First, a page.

[Owasp-leaders] Access management on GitHub

Bev Corwin Bev.Corwin at owasp.org
Tue Jan 10 15:21:43 UTC 2017


If OWASP cannot handle archives, there are other non profits with missions
to archive defunct programs that might be interested. For example, Science
Gateways. Although they mostly archive gov't funded research, sometimes
they will archive tools. Same possibly for CTSC.

On Tue, Jan 10, 2017, 10:06 AM Sean Auriti <sean.auriti at owasp.org> wrote:

> https://tommcfarlin.com/delete-old-repositories/
>
> It seems there is some value to having the code around and marked as
> archived / deprecated / unmaintained.
>
>
> On Tue, Jan 10, 2017 at 4:55 AM Bjoern Kimminich <
> bjoern.kimminich at owasp.org> wrote:
>
> I do not think that OWASP org on GitHub should be a historical inventory.
> Everything on github.com/OWASP should be usable, documented and - most
> importantly - responsive to user requests (via Issues) and contributions
> (via PRs). Unmaintained projects fail at responsiveness, so they end up
> with tons of unanwered issues.
>
> Prime example from yesterday: In https://github.com/OWASP/rbac/issues/88
> a user asks: *"why no new commits in the package from 2015, I need to use
> it in large scale app and I'm afraid because of maintained. any help?"*
>
> This leaves a bad impression on maturity of OWASP's open source offerings.
> Even an honest *"Sorry, this project is currently not in active
> development!"* would be fine. Not receiving a response is what frustrates
> me most when opening an issue or PR. That's why we should at least make it
> visible when a project is unmaintained, so they *do not even ask a
> question in the first place* and won't be disappointed if they never get
> an answer.
>
> Put the "Inactive Project" banner on top of the README. Adding a "Use
> Project X instead" would be great! Alternatively move projects like this to
> an "owasp-archive"- or "owasp-legacy"-org if you prefer. Zombies should not
> stay in our main GitHub organization and certainly we should not add more.
>
> Also please note, that *deleting or moving a GitHub repository* is *not*
> equivalent to *deleting an OWASP Project*. Furthermore, *unmaintained* is
> a pretty blurry term, so I'd make it easier to grasp with some KPIs, such
> as:
>
>    - number of total open issues
>    - number of issues without a response/comment/label added by project
>    team
>    - age of oldest open issue
>    - *same as above three for PRs*
>    - age of last commit
>    - age of last release
>
> Statistics can give us a good overview here. Part of this we even get for
> free for projects we register on OpenHub:
> https://www.openhub.net/orgs/OWASP/projects
> They just don't seem to update as regular as they did in the past and I
> have no idea how to retrigger an analysis over there.
>
> Cheers,
> Björn
>
>
> On Tue, Jan 10, 2017 at 1:23 AM, Sean Auriti <sean.auriti at owasp.org>
> wrote:
>
> On this note.  I think it would be good that every single OWASP project be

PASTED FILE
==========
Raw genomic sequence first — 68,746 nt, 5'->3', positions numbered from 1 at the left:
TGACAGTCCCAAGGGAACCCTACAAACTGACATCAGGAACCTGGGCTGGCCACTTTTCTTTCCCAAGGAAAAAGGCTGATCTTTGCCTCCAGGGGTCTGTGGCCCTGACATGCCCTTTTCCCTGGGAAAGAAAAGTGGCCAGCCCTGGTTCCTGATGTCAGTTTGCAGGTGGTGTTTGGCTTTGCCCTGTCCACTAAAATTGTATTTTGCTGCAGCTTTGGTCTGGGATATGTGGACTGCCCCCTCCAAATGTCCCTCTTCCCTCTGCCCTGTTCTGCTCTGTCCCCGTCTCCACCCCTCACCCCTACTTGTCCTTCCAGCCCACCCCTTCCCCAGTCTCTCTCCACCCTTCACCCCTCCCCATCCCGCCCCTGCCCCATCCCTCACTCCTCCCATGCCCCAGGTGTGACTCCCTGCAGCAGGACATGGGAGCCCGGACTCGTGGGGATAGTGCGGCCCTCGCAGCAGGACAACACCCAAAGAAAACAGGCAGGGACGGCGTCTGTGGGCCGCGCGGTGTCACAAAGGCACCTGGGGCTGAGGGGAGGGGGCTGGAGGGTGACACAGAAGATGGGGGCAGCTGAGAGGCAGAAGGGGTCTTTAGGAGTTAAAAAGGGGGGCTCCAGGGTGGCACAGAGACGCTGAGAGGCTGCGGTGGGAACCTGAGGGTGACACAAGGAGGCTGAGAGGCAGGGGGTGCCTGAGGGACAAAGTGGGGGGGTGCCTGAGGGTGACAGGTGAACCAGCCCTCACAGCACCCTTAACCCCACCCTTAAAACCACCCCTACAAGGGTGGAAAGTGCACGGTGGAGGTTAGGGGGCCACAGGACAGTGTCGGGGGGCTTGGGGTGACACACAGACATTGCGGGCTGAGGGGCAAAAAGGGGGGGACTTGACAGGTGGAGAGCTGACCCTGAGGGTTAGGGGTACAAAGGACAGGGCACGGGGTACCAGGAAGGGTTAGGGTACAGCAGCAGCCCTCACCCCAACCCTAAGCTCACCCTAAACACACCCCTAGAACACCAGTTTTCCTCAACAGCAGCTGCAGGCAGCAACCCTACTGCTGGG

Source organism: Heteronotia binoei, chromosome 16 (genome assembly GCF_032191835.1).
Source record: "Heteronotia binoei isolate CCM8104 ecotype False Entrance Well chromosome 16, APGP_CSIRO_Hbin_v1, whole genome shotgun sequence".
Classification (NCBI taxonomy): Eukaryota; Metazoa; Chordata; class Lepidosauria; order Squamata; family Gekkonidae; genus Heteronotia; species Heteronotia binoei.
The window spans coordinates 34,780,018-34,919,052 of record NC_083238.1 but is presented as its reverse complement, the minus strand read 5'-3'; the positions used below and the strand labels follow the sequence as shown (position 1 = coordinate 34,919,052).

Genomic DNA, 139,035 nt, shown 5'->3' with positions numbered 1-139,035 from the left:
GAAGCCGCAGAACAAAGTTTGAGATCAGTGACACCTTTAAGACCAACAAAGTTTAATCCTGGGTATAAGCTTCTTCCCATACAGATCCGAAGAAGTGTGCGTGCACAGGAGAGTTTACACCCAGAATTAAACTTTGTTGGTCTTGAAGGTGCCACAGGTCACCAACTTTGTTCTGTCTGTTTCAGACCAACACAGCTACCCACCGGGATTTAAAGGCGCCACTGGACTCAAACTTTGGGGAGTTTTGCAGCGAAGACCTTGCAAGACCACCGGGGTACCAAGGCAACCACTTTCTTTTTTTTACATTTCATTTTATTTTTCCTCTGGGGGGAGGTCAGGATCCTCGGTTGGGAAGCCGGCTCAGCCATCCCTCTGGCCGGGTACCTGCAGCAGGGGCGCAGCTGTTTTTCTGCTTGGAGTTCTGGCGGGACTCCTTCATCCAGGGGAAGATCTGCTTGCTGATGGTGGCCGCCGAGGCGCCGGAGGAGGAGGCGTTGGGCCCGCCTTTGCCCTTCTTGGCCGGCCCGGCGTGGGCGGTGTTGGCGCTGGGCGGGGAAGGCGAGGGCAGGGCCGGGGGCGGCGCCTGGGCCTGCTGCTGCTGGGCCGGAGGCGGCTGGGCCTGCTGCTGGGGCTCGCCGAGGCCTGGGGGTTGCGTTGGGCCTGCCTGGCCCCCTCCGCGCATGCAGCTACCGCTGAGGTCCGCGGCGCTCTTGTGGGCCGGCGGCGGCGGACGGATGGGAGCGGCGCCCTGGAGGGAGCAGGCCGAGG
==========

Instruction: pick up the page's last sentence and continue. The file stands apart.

> on the OWASP github.  Even if they are not actively maintained.  Also
> before we delete any project, it would be good to check in with the project
> leaders and confirm that they no longer want that project to be an OWASP
> project.
>>
> On Mon, Jan 9, 2017 at 7:18 PM, Chetan Karande <chetan.karande at owasp.org>
> wrote:
>
> +1. Thanks  Bjoern for bringing this up.
>
> Without proper access rights, there is no way for project leaders to
> assign issues to contributors who are not already part of OWASP github
> account. It would be really helpful for project leaders to have rights to
> create a project team and add members to it.
>
> Chetan Karande
> OWASP NodeGoat project
>
> On Jan 3, 2017 9:52 AM, "Bev Corwin" <bev.corwin at owasp.org> wrote:
>
> +1 Yes, please set up a committee meeting to discuss this and how to best
> set up. Best wishes.
>
> Bev
>
>
> On Tue, Jan 3, 2017 at 4:55 AM, johanna curiel curiel <
> johanna.curiel at owasp.org> wrote:
>
> +Bjoern, I agree on this.
> If our technical staff also agrees, I think this clean up is surely
> necessary
>
> @Matt: If you also agree or have another suggestions from the technical
> point of view, please let us know so Bjorn can continue with the proposed
> changes
>
> On Wed, Dec 28, 2016 at 3:35 PM, Bjoern Kimminich <
> bjoern.kimminich at owasp.org> wrote:
>
> -----BEGIN PGP SIGNED MESSAGE-----
> Hash: SHA512
>
> Hi all,
>
> I noticed that the access rights on our GitHub organization are a mess at
> the moment. Most repositories have a "team" defined representing the
> project team - which is good, especially if a project has multiple repos,
> where manually adding individuals to each stops being fun.
>
> The bad news: Most of these "teams" have been deleted at some point in
> time. GitHub unfortunately does not remove those from assigned repos
> automatically. So we now have a several zombie teams on GitHub that show a
> 404 when trying to view them.
>
> Then there is this "Owner" team where ~17 people are in, and an "Admin"
> team where only I am in, for unknown reason. Neither team membership gives
> full access to the org settings, so no idea what they are good for.
>
> Is there a secret concept behind this? If not, I vote for tabula rasa:
>
> 1. Delete all teams
> 2. Remove all (zombie) teams from all repos
> 3. Create a dedicated team per OWASP project that has repos in the org and
> assign their members
> 4. Assign teams to their repos as "Writer" or "Admin" (depending how
> project prefers)
> 5. Give at least project leader individual "Admin" prefs on repos of
> his/her projects
> (6. Create one admin team and assign it as "Admin" to all repos)
>
> Better ideas? I suggest doing this *after* clearing the trash/empty
> repositories to avoid useless effort.
>
> Cheers,
> Bjoern
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>
> --
> Johanna Curiel
> OWASP Volunteer
>
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